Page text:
If the hole goes through the roof decking, you'll need to patch it with plywood to fix the hole in the roof. You can then replace the underlayment and install new shingles over the patched area. For small nail or screw holes, you can use roofing cement to seal the hole, or you can cover it with sheet metal using roofing cement to hold the metal in place. After securing the sheet metal, replace the shingles over the area.

5. Damaged or Incorrectly Installed Flashing

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Roof flashing goes along joints on the roof where water can easily penetrate. If your roof flashing is installed incorrectly or becomes damaged, it can allow water to leak into the joints it's supposed to protect. Flashing can wear or rust over time, or it can become damaged due to impact or extreme temperature fluctuations. If flashing becomes loose, water can often get behind it and get into the house.

How to Fix It

Replacing the damaged flashing should correct the leaking issues at the joints. You'll need to remove the shingles along the flashing to replace it. Letting a professional handle flashing repair is usually easier than a DIY job to prevent damage to the shingles.

If the flashing just has a few pinholes in it, roofing cement can temporarily plug the holes. Larger holes up to about 3/4 inch can be patched using more flashing material without replacing the entire piece of flashing. You can use roofing cement to attach the patch.

6. A Damaged Skylight

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A skylight or roof window brightens your space, but it also offers another entry point for water. If it's not installed correctly, the skylight can leak. This type of roof leak is usually easy to spot since the water comes in around the skylight. Cracks in the glass can also cause leaks.

How to Fix It

Start with an inspection to look for cracks or gaps on the skylight itself. You might be able to seal the cracks to repair the issue. If you don't see any obvious damage or the water seems to leak around the edges of the skylight, you'll likely need to replace the window flashing.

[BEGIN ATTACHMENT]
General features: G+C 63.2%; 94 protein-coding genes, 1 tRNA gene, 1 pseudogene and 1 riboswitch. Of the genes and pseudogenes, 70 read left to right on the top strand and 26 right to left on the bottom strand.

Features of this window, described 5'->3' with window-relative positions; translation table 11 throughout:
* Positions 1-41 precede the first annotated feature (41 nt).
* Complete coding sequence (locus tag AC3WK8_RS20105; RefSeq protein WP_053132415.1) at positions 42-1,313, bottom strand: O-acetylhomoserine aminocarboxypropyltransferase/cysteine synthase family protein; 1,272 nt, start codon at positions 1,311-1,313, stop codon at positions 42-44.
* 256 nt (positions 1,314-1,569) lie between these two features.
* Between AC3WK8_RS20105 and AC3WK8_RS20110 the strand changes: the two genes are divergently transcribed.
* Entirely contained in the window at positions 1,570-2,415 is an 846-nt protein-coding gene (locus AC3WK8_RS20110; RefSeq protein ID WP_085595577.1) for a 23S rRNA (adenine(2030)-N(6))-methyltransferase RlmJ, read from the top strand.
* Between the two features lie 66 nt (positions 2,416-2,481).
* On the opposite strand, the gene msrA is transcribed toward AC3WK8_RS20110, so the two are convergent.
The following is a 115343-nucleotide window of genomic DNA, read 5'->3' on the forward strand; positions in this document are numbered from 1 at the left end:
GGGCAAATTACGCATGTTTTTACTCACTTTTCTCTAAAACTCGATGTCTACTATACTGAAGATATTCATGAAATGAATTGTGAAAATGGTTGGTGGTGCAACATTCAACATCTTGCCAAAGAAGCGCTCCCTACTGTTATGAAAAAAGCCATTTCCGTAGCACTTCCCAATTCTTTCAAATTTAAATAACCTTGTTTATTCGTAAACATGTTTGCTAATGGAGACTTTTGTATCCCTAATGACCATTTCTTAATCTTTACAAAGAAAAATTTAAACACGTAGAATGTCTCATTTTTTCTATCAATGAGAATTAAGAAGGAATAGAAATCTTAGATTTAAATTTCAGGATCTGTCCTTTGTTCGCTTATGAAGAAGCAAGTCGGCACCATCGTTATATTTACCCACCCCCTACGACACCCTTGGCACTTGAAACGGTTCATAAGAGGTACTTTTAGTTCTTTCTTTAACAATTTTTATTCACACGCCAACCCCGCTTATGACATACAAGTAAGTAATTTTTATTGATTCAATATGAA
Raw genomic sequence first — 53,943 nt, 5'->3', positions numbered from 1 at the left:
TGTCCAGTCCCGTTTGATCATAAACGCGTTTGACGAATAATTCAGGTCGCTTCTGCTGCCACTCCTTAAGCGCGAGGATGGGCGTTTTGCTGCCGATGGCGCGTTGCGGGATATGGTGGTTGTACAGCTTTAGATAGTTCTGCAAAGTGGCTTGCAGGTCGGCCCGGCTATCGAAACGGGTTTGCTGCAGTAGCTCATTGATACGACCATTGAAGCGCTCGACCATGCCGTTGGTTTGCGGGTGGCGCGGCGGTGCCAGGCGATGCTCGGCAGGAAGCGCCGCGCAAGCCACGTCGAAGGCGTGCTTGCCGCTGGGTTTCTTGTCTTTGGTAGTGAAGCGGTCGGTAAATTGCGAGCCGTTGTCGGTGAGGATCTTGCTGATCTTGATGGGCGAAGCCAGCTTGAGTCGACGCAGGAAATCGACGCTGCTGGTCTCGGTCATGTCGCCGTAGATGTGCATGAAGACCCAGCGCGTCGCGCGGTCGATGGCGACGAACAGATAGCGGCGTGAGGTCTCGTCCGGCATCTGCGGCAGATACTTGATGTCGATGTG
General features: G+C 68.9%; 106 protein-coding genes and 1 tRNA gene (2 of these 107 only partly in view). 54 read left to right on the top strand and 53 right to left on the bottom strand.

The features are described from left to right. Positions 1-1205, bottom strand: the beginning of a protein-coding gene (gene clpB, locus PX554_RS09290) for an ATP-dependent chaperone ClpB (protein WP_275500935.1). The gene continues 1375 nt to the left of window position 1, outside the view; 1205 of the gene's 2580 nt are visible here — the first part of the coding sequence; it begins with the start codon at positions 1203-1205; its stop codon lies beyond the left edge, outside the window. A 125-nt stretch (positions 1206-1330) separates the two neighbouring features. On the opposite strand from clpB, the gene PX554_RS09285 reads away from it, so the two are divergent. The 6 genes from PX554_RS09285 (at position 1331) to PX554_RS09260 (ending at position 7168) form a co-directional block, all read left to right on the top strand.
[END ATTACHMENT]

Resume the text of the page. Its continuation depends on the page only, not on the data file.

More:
7. Damaged Vents and Boots

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Your roof likely has several vents for ventilating the attic or terminating vent ducts from bathroom or kitchen fans. The roof vents need proper sealing around them to prevent water from leaking in. Plumbing boots can be made of different materials, including plastic, metal, and rubber or a combination. Depending on the material, it can crack, rot, tear, or otherwise receive damage that lets water enter around the vent pipes on your roof.

Sometimes, the vents themselves are damaged enough to let water inside your home. Plastic vents are prone to cracking, but even metal vents can come apart at the seams and allow an entry point for water. The vents can also come loose or lose screws that hold them in place.

How to Fix It

A damaged vent boot needs to be replaced to repair the issue. If you don't notice any damage, look for missing or loose nails along the boot that might be allowing in water. Reattaching the boot might fix the leaking situation.

If the vent is damaged, replacing it is the only long-term solution to prevent leaking. Caulking it without replacing the damaged portion won't hold for long. If the issue is loose fasteners, you might be able to tighten the screws on the vent to repair the issue.

8. Roof Pitch Issues

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Your roof pitch can affect how well water runs off the roof. It can also impact the type of roofing material that you should use and special installation requirements for the roofing. Low slopes often present the greatest potential for leaks because the water does not flow off the roof as easily or as quickly as it does with a steeper slope.

Using the wrong type of roofing material on a low slope or installing the roofing incorrectly can increase the risk of leaks. For example, wood shakes and shingles have an increased risk of leaking, especially on low-slope roofs because they don't lie flat and tightly together like other roofing materials. Standard installation of wood roofing usually requires a minimum slope of 3:12 for shingles and 4:12 for shakes. Lower slopes require wood roofing to be installed over a built-up roof or membrane roof and often require a reduced exposure, which is the amount of the shingle or shake that's exposed to the elements. If the roofing isn't installed correctly for the slope of the roof, you might have leaking issues.

How to Fix It

Keeping a low-sloped roof free of debris can prevent water pooling to reduce leaking risks. Regularly scheduled maintenance can ensure the roofing membrane on a low-slope roof remains intact. You might need to replace the entire roof if you have ongoing issues related to improper installation or a bad choice in roofing material for the slope.

9. Damaged Soffit or Fascia Boards

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Your home's fascia and soffits cover the roof rafters along the roof overhang. Because of their proximity to the gutters and the edges of the roof, they're susceptible to rotting, mold, and mildew. For example, if water runs between the gutters and the fascia boards, they will likely rot over time due to the excess moisture. The damage can continue to get worse and cause leaks inside your home.

How to Fix It

If the soffit or fascia boards become rotten, you'll need to replace the damaged areas. If the damage extends to the rafters, you might need to replace some of them as well. Ensuring your gutters are properly installed and remain free of clogs can prevent future damage.